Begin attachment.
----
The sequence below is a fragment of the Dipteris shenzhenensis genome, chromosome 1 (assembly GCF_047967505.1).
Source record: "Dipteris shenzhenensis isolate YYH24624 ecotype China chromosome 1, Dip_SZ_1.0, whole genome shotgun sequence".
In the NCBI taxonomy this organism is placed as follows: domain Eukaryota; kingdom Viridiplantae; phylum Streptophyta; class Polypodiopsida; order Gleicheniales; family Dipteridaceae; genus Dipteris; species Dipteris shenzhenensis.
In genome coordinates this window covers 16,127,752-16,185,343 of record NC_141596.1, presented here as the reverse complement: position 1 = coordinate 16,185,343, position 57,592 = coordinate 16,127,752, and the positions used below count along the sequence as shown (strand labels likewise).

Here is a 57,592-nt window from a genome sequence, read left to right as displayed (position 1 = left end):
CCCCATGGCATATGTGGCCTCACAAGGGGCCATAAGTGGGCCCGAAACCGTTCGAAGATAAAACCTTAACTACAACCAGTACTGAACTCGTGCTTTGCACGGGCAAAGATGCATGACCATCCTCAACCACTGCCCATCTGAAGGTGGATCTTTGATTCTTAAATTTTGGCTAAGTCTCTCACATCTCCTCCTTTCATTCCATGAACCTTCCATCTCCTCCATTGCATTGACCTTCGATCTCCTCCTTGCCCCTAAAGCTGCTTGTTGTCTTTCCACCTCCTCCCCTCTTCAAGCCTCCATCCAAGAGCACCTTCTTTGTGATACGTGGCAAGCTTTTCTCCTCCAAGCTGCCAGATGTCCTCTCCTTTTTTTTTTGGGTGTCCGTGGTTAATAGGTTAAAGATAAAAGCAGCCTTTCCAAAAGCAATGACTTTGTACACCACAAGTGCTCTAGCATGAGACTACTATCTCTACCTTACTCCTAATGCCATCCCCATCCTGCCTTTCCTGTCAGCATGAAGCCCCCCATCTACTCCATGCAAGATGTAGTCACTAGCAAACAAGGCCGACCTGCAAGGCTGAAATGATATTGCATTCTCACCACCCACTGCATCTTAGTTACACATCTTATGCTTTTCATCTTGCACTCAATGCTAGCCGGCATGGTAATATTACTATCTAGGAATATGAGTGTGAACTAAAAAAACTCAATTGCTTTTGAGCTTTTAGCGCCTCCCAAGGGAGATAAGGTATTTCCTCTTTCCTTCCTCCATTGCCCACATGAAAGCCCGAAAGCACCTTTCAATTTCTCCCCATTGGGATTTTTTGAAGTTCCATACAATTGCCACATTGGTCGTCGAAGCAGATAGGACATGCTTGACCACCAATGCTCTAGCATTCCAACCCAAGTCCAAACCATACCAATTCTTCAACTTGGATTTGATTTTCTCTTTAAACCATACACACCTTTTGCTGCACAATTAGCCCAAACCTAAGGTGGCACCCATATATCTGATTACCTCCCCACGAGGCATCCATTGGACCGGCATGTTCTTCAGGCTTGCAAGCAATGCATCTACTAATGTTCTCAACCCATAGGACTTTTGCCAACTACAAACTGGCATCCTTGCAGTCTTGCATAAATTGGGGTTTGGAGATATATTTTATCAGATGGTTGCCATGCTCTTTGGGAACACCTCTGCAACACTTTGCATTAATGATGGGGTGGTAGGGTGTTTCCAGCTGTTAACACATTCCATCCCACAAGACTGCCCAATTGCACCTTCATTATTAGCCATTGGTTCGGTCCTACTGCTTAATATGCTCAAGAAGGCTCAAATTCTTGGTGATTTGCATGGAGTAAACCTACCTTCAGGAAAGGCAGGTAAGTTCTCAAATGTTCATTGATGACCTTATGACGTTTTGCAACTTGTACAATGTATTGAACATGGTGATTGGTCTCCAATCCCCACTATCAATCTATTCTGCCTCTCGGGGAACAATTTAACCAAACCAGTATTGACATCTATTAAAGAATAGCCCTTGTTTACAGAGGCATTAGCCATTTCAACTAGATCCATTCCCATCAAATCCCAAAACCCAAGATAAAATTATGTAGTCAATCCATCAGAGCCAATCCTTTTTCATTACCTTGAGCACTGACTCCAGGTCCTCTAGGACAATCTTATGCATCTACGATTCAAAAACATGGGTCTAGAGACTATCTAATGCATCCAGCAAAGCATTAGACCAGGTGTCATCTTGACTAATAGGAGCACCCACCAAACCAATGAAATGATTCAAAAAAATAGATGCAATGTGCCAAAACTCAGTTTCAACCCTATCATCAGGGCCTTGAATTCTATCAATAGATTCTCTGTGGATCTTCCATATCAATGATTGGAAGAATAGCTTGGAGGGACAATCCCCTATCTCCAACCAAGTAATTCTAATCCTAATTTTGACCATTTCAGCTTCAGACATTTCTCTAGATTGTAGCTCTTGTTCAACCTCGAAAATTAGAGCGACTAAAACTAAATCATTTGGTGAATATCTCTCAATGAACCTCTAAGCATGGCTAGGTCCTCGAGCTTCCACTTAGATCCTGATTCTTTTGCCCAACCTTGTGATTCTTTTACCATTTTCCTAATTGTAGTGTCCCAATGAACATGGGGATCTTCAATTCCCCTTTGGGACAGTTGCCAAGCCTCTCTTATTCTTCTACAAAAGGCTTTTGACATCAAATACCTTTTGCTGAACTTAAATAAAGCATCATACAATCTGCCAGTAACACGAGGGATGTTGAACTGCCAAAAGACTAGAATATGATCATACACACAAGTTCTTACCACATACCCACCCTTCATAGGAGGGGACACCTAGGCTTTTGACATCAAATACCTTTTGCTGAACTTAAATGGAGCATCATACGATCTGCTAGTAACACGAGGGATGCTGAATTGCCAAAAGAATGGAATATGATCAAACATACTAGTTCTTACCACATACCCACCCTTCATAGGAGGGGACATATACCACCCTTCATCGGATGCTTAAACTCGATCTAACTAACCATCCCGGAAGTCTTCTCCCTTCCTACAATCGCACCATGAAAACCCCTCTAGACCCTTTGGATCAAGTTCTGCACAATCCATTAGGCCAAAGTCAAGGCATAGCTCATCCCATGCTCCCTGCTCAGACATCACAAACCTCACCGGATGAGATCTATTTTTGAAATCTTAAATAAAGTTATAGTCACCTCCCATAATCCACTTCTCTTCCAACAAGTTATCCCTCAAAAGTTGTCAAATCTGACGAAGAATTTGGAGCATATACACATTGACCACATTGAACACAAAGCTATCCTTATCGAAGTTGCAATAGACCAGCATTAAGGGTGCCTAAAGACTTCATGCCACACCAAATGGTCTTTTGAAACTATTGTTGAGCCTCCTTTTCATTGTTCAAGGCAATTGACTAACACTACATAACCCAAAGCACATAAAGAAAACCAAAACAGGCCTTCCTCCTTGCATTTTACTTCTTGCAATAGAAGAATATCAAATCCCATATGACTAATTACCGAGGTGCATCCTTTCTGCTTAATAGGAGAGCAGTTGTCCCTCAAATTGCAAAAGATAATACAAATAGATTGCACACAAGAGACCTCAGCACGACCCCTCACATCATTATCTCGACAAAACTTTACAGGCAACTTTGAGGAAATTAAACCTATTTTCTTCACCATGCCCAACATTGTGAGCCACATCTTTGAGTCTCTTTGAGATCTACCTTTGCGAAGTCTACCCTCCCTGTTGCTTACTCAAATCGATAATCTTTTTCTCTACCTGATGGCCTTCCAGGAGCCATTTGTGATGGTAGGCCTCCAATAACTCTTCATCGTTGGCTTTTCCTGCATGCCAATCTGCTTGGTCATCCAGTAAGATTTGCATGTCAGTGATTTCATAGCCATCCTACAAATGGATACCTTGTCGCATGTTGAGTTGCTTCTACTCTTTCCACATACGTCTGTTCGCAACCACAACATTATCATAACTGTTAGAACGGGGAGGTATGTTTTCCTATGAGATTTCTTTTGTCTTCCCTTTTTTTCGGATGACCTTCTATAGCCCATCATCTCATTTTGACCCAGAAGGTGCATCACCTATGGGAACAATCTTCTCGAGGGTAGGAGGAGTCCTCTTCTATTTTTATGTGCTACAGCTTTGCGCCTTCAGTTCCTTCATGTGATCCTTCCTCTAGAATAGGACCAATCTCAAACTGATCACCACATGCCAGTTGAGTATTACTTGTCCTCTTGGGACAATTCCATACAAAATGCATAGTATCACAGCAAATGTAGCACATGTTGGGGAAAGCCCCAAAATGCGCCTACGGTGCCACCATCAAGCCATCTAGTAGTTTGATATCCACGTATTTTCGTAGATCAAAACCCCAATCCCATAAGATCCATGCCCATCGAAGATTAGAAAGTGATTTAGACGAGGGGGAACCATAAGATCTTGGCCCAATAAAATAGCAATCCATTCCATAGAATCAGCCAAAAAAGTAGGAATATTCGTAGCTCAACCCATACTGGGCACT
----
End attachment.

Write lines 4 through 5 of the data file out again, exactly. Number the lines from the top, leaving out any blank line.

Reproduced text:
In genome coordinates this window covers 16,127,752-16,185,343 of record NC_141596.1, presented here as the reverse complement: position 1 = coordinate 16,185,343, position 57,592 = coordinate 16,127,752, and the positions used below count along the sequence as shown (strand labels likewise).

Here is a 57,592-nt window from a genome sequence, read left to right as displayed (position 1 = left end):